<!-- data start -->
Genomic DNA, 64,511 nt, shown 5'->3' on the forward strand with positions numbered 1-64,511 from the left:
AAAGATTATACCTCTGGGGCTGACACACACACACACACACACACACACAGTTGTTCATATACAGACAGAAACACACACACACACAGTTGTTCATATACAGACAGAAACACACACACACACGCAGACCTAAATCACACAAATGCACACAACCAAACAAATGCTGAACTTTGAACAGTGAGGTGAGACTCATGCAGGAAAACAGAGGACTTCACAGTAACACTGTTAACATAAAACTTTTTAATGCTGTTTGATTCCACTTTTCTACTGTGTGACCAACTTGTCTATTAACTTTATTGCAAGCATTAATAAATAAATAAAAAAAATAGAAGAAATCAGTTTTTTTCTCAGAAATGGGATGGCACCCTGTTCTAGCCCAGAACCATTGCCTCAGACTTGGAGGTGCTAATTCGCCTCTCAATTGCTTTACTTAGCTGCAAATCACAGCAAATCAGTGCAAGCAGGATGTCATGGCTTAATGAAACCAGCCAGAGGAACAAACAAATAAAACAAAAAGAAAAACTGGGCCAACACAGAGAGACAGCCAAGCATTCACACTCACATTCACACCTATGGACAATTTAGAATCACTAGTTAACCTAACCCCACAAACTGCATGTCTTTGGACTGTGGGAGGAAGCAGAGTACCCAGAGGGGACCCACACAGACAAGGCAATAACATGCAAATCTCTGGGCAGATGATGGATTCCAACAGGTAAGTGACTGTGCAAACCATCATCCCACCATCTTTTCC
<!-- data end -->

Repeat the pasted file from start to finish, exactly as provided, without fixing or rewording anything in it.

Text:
Genomic DNA, 64,511 nt, shown 5'->3' on the forward strand with positions numbered 1-64,511 from the left:
AAAGATTATACCTCTGGGGCTGACACACACACACACACACACACACACAGTTGTTCATATACAGACAGAAACACACACACACACAGTTGTTCATATACAGACAGAAACACACACACACACGCAGACCTAAATCACACAAATGCACACAACCAAACAAATGCTGAACTTTGAACAGTGAGGTGAGACTCATGCAGGAAAACAGAGGACTTCACAGTAACACTGTTAACATAAAACTTTTTAATGCTGTTTGATTCCACTTTTCTACTGTGTGACCAACTTGTCTATTAACTTTATTGCAAGCATTAATAAATAAATAAAAAAAATAGAAGAAATCAGTTTTTTTCTCAGAAATGGGATGGCACCCTGTTCTAGCCCAGAACCATTGCCTCAGACTTGGAGGTGCTAATTCGCCTCTCAATTGCTTTACTTAGCTGCAAATCACAGCAAATCAGTGCAAGCAGGATGTCATGGCTTAATGAAACCAGCCAGAGGAACAAACAAATAAAACAAAAAGAAAAACTGGGCCAACACAGAGAGACAGCCAAGCATTCACACTCACATTCACACCTATGGACAATTTAGAATCACTAGTTAACCTAACCCCACAAACTGCATGTCTTTGGACTGTGGGAGGAAGCAGAGTACCCAGAGGGGACCCACACAGACAAGGCAATAACATGCAAATCTCTGGGCAGATGATGGATTCCAACAGGTAAGTGACTGTGCAAACCATCATCCCACCATCTTTTCC